Faux Finish

The Top Three Faux Finishes Available

Faux finishes can add more texture and style to a wall compared to sticking with a flat color. You can create the look of other materials and give your home a more luxurious appearance. 

So, what are the best faux finishes available? Here are three of the top choices.

What Is a Faux Finish?

Applying a faux finish involves using a painting technique or specific type of paint to replicate the look of another type of material. 

For example, you may use multiple colors of paint, sponges, and rags to create the look of marble, stone, or wood surfaces on drywall or plaster walls.


Marbleizing is one of the most common faux finish techniques. With marbleizing, you can recreate the look of a marble surface. People often use marbleizing finishes on tabletops, fireplace mantles, picture frames, and even on walls.

As with most faux finishes, you need to use multiple colors to create the faux look. Start with a base coat and allow it to dry completely. 

After the base coat dries, apply a slightly lighter shade with a small roller applicator. Before the lighter shade dries, use a sponge or a balled-up rag to apply a slightly darker shade. As you dab and smear the sponge or rag, you also smear the lighter color that you previously applied. This helps create the mottled look of a marble pattern.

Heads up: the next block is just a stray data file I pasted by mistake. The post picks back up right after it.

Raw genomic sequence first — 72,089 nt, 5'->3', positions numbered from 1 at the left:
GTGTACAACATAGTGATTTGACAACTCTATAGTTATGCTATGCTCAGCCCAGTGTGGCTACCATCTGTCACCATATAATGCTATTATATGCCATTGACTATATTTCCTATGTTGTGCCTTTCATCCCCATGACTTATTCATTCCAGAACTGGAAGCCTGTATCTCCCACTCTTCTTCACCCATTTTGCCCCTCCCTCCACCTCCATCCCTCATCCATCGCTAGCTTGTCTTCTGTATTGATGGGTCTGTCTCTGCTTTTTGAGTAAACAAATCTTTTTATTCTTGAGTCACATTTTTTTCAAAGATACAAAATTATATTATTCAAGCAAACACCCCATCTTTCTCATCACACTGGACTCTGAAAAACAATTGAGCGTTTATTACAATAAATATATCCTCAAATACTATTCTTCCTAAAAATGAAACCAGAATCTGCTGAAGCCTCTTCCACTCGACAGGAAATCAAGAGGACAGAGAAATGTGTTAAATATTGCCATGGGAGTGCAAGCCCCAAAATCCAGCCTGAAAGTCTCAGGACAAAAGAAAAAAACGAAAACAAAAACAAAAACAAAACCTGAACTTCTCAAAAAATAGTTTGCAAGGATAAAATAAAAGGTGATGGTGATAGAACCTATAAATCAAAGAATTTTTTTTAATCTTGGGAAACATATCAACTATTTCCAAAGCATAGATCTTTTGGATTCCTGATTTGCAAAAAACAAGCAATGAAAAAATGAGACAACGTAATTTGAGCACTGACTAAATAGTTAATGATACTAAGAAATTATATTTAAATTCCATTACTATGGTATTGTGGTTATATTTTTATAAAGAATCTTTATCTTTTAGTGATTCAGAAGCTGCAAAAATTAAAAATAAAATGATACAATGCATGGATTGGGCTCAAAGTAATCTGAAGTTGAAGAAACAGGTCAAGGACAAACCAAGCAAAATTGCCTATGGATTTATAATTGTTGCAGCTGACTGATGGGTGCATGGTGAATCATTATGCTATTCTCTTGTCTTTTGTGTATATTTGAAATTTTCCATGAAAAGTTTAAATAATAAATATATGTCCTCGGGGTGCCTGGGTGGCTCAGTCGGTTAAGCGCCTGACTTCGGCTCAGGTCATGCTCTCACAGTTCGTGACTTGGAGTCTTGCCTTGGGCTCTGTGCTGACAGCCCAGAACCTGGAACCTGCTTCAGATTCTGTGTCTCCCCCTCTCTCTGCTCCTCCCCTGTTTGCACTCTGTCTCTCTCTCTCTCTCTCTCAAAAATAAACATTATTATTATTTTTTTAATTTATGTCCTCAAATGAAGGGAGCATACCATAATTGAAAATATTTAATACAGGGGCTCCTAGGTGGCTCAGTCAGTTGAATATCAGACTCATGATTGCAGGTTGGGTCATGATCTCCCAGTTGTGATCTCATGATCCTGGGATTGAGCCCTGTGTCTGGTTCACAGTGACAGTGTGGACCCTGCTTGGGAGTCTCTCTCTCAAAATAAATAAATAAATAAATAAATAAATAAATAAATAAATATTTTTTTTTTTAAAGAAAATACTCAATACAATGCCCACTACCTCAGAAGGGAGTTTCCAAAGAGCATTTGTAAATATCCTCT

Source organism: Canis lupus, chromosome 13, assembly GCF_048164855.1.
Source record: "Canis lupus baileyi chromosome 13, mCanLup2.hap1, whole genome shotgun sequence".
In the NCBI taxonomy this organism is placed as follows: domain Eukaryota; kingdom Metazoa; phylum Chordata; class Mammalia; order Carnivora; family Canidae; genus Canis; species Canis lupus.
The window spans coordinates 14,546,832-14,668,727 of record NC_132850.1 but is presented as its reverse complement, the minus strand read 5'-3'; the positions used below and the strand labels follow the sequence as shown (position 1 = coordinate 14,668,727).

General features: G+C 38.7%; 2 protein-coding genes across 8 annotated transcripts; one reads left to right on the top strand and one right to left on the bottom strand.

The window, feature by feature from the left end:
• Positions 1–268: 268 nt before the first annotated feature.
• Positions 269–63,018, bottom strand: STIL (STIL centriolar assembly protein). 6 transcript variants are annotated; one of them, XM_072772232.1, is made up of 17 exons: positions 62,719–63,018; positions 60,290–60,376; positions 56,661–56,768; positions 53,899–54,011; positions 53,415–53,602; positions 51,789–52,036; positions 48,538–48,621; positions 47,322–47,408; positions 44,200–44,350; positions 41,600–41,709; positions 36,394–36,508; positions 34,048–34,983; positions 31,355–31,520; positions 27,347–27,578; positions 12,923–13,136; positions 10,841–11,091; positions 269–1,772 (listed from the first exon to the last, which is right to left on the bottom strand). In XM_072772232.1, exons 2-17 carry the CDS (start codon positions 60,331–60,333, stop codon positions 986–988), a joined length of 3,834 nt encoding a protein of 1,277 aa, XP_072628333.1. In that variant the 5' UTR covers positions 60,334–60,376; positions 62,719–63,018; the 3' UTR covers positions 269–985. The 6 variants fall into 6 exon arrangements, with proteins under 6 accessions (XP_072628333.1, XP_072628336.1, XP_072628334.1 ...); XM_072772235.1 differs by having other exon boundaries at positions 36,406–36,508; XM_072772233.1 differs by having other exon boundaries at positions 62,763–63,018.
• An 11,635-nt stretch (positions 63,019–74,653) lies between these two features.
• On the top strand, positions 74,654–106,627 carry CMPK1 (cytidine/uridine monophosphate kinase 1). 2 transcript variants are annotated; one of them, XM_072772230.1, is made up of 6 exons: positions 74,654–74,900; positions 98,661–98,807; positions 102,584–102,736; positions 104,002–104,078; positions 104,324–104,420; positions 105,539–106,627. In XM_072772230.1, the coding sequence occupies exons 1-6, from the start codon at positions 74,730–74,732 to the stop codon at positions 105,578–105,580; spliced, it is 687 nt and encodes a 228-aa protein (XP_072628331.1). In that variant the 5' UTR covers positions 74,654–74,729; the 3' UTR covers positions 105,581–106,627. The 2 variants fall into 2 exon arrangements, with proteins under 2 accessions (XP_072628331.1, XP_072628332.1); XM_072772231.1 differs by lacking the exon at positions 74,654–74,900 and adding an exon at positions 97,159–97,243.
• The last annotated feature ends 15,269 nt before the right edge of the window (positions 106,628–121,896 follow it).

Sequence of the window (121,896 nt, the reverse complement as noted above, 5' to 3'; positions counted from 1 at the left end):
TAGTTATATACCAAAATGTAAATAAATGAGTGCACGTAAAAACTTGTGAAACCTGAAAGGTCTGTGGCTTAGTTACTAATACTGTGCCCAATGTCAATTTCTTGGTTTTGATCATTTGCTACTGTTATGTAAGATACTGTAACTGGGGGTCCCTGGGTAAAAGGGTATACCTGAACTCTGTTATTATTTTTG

You can also go back over the wall using a fine-tipped paint brush and the darker color. Use the paintbrush to recreate the veins that run through marble surfaces. 

When you finish painting the veins, go back over the entire surface with a dry brush. Use large, uneven brushstrokes to lighten and blend areas of your paint job and create a more realistic appearance. 

Color Washing

Color washing helps give surfaces a weathered look. It is one of the most popular types of faux finishes and is relatively easy to apply. You need a base coat of paint, a glaze, and extra brushes.

After allowing the base coat to dry, apply the glaze. The glaze is often added using a rag or sponge. Apply the glaze in a circular motion. Before the glaze dries, use a brush to thin the glaze and create a feathery appearance.

Use large, swift brush strokes to thin the glaze. Thinning the glaze allows more of the base coat to show through. The darker glaze adds a weathered, leathery appearance that many people find attractive. 

Rag rolling is another type of faux finish that provides similar results to color washing. It creates a weathered look using a rag dipped in a glaze color of your choice. The rag is rolled or twisted into a ball and rolled across the surface.

Wood Grain

A faux wood grain finish can give a room a warmer feel. You can recreate the look of wood paneling and wood features around your house using a faux finish technique. It involves the use of a tool called a graining tool.

A graining tool typically includes a large stamp with a wood grain pattern on it. You apply the graining tool to wet paint to achieve the wood grain effect.

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